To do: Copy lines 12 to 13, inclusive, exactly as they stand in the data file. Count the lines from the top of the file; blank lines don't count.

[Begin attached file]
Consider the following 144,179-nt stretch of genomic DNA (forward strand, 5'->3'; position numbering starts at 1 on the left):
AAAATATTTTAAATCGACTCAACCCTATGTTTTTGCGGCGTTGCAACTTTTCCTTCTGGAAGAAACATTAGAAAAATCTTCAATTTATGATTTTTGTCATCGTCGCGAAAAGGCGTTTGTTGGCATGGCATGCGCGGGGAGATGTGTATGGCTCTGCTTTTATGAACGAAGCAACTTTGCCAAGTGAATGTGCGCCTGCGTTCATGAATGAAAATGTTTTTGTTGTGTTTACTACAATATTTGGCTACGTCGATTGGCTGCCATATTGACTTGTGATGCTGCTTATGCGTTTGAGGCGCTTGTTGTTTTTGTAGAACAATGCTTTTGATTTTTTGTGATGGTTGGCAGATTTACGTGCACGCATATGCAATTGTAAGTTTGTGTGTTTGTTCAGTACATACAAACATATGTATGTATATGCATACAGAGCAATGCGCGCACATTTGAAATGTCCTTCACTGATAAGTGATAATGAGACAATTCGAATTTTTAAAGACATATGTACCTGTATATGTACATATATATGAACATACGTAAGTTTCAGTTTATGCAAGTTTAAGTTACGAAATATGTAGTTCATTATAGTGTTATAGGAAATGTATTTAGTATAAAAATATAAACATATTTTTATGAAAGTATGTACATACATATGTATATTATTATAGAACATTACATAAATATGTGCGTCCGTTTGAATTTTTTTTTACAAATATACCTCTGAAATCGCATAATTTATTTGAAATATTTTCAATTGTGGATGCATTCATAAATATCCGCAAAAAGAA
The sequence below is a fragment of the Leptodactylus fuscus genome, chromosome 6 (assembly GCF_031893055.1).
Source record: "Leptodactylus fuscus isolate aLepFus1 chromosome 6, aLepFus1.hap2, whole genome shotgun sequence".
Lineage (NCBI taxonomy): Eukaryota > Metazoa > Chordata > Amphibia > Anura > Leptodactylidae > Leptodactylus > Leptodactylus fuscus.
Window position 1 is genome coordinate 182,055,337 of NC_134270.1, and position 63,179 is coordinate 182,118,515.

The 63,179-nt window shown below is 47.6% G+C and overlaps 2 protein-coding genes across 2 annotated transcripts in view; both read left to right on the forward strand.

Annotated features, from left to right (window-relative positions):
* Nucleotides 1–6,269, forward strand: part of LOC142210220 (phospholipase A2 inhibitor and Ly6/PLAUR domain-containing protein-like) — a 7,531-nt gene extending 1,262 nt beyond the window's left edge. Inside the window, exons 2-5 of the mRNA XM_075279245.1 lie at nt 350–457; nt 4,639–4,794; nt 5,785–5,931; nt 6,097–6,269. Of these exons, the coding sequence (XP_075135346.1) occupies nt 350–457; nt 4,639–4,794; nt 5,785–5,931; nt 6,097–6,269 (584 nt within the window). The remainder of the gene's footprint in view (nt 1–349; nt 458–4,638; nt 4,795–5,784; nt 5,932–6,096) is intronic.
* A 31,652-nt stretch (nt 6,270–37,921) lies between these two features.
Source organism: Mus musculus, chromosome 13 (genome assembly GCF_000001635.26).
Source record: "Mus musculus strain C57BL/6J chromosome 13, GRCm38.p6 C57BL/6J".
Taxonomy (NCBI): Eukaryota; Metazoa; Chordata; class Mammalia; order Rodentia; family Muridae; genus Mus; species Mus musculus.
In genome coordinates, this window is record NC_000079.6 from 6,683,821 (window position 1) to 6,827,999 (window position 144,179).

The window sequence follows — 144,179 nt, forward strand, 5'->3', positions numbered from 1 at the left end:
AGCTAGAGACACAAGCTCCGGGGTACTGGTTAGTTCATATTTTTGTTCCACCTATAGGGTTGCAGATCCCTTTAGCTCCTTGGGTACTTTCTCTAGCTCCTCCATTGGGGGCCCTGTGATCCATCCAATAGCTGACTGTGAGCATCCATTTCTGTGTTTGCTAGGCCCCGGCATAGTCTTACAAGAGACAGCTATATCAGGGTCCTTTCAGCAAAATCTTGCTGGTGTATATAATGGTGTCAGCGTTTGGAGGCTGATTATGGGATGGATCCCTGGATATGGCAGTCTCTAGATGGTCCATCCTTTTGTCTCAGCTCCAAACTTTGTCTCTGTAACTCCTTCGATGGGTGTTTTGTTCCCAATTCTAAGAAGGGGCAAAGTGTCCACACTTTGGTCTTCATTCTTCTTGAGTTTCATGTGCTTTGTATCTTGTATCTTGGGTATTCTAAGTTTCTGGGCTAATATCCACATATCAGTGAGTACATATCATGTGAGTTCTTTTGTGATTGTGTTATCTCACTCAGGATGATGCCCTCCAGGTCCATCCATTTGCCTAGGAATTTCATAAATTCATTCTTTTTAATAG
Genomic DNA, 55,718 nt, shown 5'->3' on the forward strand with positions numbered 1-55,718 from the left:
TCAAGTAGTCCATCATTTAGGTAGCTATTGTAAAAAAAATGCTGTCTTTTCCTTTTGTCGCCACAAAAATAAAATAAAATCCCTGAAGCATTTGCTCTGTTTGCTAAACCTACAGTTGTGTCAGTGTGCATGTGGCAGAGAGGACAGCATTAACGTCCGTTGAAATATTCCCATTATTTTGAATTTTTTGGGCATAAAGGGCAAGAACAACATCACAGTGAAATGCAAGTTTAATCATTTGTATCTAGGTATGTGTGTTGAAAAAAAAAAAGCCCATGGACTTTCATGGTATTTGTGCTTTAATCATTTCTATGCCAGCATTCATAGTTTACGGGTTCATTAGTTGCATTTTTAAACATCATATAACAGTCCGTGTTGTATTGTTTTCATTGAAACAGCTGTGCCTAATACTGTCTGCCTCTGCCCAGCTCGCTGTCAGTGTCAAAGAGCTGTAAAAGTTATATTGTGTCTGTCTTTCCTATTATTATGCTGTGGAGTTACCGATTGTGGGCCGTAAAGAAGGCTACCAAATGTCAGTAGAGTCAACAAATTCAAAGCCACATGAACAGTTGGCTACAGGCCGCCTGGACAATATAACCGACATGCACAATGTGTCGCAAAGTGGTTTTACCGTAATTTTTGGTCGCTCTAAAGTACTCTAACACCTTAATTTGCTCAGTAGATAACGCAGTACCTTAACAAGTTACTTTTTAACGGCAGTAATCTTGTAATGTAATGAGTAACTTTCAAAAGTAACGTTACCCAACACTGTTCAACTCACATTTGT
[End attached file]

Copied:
Source record: "Mus musculus strain C57BL/6J chromosome 13, GRCm38.p6 C57BL/6J".
Taxonomy (NCBI): Eukaryota; Metazoa; Chordata; class Mammalia; order Rodentia; family Muridae; genus Mus; species Mus musculus.